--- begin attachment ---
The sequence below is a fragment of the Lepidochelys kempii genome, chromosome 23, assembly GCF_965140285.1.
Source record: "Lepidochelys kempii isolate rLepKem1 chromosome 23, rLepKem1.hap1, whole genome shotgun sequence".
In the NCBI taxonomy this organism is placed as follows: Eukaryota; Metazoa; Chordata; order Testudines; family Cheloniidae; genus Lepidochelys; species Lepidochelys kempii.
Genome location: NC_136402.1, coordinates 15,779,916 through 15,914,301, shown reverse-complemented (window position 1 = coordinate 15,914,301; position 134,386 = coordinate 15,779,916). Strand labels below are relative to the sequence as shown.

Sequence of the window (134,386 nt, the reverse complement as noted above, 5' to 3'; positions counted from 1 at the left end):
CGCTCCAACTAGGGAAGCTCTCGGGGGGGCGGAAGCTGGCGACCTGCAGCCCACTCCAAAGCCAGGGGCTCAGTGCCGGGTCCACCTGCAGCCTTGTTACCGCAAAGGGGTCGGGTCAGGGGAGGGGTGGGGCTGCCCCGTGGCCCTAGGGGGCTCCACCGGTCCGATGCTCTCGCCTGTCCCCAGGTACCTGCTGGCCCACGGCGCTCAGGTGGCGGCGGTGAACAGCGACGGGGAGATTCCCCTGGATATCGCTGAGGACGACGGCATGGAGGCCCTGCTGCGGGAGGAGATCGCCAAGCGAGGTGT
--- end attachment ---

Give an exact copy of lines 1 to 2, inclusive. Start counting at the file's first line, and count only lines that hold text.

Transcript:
The sequence below is a fragment of the Lepidochelys kempii genome, chromosome 23, assembly GCF_965140285.1.
Source record: "Lepidochelys kempii isolate rLepKem1 chromosome 23, rLepKem1.hap1, whole genome shotgun sequence".